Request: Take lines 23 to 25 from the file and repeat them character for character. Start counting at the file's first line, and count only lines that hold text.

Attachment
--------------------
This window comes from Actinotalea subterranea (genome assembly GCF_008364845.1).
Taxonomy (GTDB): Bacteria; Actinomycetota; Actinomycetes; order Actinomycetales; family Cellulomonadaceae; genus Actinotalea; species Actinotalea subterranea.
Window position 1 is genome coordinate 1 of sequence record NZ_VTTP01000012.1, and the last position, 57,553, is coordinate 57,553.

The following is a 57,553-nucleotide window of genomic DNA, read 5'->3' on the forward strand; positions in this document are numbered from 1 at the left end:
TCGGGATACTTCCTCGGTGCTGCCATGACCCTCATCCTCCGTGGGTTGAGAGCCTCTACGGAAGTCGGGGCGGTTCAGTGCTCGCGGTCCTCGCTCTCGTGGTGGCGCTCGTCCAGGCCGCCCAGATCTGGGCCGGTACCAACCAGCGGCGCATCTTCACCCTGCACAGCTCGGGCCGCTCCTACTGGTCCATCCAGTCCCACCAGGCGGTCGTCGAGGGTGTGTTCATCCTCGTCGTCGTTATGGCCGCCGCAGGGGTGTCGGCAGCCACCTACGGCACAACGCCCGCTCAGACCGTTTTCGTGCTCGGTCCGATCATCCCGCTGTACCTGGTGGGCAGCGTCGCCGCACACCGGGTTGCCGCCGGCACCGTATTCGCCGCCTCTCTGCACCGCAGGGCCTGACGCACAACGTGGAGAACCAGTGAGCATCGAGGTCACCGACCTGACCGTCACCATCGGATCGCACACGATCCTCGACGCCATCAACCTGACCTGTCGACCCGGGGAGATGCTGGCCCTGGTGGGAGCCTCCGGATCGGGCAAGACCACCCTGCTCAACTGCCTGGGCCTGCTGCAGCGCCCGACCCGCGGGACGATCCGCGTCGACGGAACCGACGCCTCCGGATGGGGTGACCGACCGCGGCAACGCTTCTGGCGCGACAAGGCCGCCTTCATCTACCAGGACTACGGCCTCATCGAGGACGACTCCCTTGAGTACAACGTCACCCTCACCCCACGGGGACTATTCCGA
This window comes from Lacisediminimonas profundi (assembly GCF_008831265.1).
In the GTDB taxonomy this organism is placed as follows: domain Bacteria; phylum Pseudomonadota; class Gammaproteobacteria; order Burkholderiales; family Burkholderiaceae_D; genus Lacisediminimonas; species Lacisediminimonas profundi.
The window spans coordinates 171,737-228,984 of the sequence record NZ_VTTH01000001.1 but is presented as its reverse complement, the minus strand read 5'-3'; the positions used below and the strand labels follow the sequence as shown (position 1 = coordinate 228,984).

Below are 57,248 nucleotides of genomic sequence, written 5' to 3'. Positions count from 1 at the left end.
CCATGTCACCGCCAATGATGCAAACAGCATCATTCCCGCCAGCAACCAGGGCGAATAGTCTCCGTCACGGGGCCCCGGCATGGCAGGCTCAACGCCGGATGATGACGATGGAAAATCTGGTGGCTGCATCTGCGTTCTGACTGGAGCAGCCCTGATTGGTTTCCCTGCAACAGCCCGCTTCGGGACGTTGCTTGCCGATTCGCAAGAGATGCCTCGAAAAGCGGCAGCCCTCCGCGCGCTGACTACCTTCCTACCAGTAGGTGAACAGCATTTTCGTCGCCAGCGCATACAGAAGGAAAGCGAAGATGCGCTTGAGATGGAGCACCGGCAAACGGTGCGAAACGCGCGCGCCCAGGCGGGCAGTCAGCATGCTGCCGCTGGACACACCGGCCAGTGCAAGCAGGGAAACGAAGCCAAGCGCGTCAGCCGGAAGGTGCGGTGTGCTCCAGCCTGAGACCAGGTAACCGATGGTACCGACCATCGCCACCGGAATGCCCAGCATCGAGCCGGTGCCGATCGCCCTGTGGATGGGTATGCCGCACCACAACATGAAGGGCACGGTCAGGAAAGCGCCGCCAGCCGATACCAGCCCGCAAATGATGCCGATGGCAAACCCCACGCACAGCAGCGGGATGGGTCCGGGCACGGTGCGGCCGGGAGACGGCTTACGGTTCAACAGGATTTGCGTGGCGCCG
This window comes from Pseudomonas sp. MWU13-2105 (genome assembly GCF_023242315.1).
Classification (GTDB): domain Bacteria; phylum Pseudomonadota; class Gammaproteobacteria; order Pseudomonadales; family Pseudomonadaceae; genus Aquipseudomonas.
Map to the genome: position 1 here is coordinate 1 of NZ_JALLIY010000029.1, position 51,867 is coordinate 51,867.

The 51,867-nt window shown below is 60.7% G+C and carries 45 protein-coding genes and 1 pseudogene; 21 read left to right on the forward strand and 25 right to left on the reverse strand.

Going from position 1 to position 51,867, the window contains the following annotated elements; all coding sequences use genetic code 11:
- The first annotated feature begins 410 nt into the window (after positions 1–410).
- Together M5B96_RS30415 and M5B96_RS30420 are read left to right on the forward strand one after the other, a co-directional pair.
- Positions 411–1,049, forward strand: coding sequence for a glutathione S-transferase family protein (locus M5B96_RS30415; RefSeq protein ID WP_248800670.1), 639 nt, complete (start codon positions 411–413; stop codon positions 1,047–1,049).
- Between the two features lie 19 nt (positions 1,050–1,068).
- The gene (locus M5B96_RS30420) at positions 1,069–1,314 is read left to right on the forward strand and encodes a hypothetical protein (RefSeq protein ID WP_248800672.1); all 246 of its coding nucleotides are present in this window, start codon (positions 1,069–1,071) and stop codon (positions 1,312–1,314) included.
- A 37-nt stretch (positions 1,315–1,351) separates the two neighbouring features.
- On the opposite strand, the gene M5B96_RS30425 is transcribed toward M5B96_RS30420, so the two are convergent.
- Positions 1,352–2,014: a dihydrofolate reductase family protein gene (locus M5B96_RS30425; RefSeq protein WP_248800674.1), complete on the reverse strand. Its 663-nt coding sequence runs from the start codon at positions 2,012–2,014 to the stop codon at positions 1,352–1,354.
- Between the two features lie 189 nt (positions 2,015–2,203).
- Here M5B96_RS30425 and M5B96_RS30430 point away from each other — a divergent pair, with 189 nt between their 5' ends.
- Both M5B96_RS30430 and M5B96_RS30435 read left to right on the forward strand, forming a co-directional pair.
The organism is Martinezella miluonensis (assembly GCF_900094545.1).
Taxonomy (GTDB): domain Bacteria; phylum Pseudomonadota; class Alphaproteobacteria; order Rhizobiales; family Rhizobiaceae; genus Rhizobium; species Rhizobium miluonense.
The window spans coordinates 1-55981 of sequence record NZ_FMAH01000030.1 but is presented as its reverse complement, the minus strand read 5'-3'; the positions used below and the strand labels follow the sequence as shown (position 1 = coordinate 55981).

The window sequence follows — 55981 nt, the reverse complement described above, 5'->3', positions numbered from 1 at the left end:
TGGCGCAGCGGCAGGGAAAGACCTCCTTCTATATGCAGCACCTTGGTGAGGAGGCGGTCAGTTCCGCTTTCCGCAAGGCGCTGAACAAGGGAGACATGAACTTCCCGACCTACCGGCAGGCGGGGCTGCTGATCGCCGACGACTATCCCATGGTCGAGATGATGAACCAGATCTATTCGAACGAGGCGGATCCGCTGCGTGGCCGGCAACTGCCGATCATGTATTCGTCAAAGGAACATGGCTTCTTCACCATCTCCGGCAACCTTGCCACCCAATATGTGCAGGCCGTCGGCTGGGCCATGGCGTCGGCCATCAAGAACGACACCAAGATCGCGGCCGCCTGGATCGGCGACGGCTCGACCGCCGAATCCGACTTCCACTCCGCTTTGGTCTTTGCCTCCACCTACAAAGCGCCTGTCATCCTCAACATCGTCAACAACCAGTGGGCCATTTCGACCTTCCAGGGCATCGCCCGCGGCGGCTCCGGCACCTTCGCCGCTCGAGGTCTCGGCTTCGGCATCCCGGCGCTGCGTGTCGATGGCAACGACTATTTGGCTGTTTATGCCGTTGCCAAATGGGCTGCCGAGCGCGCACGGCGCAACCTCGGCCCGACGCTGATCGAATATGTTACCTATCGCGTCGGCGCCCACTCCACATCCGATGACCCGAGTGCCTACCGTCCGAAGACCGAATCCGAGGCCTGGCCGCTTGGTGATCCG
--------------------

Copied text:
- Positions 1,352–2,014: a dihydrofolate reductase family protein gene (locus M5B96_RS30425; RefSeq protein WP_248800674.1), complete on the reverse strand. Its 663-nt coding sequence runs from the start codon at positions 2,012–2,014 to the stop codon at positions 1,352–1,354.
- Between the two features lie 189 nt (positions 2,015–2,203).
- Here M5B96_RS30425 and M5B96_RS30430 point away from each other — a divergent pair, with 189 nt between their 5' ends.